Rosie has moved to Scotland with her mother, her father is
absent and her mother is reluctant to explain the real reasons
why. Rosie has a problem with her mother, in that her mother
does not believe that fairies exist, but the sock she finds
at the bottom of her bed shows that they really do...
Dust is written by Gwyneth Rees, who's first children's
novel Something Secret was published in 1995. Since
then she has published a number of other books for children,
most notable being her Mermaid series aimed at the
9-11 year old market. Fairy Dust was an Ottakers book
of the month. As a critic, I usually check out author's homepages,
normally it's a whole bunch about themselves and more than
a little dull. Gwyneth is obviously a children's author par
excellence, her web page is not only child friendly but has
a load of stuff for kids to do, games, competitions, she even
replies to their e-mails, how cool is that when your seven,
in fact it's so good here is the website: http://www.gwynethrees.com.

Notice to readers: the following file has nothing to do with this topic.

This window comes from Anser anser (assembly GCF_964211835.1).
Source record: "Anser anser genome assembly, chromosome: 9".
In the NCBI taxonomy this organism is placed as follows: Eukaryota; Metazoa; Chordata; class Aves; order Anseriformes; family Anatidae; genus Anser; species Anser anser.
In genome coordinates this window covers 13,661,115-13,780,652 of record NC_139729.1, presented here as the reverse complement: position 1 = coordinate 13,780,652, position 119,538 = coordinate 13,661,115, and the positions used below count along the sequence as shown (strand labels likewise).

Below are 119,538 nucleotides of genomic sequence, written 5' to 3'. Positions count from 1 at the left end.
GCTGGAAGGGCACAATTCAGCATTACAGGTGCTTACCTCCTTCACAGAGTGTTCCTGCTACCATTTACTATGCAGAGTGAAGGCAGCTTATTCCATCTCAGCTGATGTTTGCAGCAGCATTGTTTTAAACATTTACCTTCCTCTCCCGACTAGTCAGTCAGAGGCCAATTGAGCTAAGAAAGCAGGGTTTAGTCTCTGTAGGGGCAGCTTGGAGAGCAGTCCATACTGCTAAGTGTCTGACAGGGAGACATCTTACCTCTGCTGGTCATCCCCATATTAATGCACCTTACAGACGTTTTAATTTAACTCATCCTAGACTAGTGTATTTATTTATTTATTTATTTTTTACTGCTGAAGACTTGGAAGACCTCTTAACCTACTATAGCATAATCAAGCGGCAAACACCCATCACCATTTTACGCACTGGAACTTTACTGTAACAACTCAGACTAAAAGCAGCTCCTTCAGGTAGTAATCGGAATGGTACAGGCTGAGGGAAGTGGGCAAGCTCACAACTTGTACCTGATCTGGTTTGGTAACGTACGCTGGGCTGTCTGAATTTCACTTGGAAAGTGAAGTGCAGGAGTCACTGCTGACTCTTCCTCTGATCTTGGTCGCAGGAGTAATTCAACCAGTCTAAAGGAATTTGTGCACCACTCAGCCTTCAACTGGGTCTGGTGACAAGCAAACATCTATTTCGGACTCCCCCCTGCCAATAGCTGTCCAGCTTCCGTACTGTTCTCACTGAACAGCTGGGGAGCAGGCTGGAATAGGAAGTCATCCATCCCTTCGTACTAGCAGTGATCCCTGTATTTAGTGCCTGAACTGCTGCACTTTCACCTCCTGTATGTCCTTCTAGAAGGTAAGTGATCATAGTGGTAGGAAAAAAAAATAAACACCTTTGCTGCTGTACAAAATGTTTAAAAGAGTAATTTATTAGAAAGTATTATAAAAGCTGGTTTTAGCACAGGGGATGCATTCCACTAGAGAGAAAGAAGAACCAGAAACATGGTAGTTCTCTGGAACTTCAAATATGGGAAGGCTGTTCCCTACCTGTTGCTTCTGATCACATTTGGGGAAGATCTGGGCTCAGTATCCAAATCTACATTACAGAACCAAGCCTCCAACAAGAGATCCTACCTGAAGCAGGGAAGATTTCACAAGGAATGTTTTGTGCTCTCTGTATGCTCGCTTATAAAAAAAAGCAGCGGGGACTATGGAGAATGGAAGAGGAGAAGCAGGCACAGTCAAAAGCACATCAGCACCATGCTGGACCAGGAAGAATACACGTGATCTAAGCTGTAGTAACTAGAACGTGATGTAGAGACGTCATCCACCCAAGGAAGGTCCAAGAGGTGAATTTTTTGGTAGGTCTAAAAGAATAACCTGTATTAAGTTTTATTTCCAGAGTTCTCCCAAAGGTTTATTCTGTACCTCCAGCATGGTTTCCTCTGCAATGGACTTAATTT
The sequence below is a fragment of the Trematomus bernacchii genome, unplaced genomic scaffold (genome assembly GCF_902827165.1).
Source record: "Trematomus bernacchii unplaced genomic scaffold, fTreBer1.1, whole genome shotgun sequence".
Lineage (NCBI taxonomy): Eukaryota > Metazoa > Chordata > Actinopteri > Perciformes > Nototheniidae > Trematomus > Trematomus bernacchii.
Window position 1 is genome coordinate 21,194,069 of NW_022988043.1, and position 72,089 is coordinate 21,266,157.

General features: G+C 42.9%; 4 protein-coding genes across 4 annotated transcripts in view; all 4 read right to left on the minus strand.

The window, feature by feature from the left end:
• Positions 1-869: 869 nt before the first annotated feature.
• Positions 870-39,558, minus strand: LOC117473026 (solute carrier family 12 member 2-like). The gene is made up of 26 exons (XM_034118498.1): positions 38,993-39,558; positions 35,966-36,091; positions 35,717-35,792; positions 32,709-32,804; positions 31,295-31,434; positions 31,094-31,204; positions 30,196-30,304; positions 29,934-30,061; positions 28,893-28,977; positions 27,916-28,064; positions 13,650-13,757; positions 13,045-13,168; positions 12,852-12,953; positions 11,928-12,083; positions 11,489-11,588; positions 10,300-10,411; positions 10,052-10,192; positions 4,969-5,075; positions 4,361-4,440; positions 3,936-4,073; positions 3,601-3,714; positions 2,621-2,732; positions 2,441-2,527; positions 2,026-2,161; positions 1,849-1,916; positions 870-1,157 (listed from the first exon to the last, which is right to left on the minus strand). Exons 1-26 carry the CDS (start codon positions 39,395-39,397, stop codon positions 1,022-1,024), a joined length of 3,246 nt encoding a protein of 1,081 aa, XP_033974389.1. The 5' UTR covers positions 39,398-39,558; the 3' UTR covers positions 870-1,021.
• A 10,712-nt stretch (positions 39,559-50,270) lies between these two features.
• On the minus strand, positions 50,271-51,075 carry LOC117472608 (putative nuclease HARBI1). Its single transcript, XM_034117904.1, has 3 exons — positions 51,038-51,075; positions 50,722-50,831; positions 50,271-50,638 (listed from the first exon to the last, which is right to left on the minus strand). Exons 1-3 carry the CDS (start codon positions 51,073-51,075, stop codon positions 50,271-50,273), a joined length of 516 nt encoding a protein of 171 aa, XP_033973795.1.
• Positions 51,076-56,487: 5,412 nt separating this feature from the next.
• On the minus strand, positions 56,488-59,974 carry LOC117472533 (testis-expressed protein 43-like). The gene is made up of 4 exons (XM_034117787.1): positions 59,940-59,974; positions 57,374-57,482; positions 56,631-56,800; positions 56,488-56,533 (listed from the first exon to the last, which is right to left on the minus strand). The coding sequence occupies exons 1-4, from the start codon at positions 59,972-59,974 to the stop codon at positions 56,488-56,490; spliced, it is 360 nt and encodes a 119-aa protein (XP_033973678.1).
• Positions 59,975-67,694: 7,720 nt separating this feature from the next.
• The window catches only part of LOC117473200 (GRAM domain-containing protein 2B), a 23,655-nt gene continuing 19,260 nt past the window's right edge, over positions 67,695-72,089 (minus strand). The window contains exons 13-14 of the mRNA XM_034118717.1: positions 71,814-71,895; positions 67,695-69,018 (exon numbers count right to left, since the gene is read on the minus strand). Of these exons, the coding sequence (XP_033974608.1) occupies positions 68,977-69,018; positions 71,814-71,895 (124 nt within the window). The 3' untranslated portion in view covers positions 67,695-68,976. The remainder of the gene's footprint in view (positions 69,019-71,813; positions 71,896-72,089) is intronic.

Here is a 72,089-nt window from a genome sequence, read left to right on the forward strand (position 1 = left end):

The basic premise of a family without the presence of a father
figure has a long tradition in children's fiction - The
Railway Children probably being the most famous. However,
this is not a tale of woe and heartbreak. Rosie is right fairies
really do exist, though some of them are not what you would
expect as her first encounter with the grumpy male fairy shows.
is a tale that will delight its target audience of seven year
old girls. I would have said children but from my own memory
I think I was moving away from believing in such things at
that age and getting into torturing my Action Man.
only concern is that audio books like this will make parents
lazy about interacting with their kids, reading them to sleep.
I remember with great delight spending many months reading
the whole of The Lord of the Rings to my four year
old daughter, of course I had to keep waking her up so that
it didn't take too long to read. How I remember, her sweet
little bloodshot eyes at three in the morning looking up at
me pleading me to continue. I would have continued to the
Silmarillion but social services told me to knock it
on the head. Of course, at a running time of two hours and
thirty minutes if you get them into bed early enough they
may just be fit enough to go to school the next day.
story is read well by Sophie Ward, who you Sci-fi geeks will
know played Rosemary in Dinotopia - though she's been
consistently working in television and film since the mid
there you have it, a heart warming tale of a girl who was
right. Good for all car journeys to keep the little monsters
silent. I have to admit to liking it a lot as an adult, so
maybe it's something that we can share with our kids.
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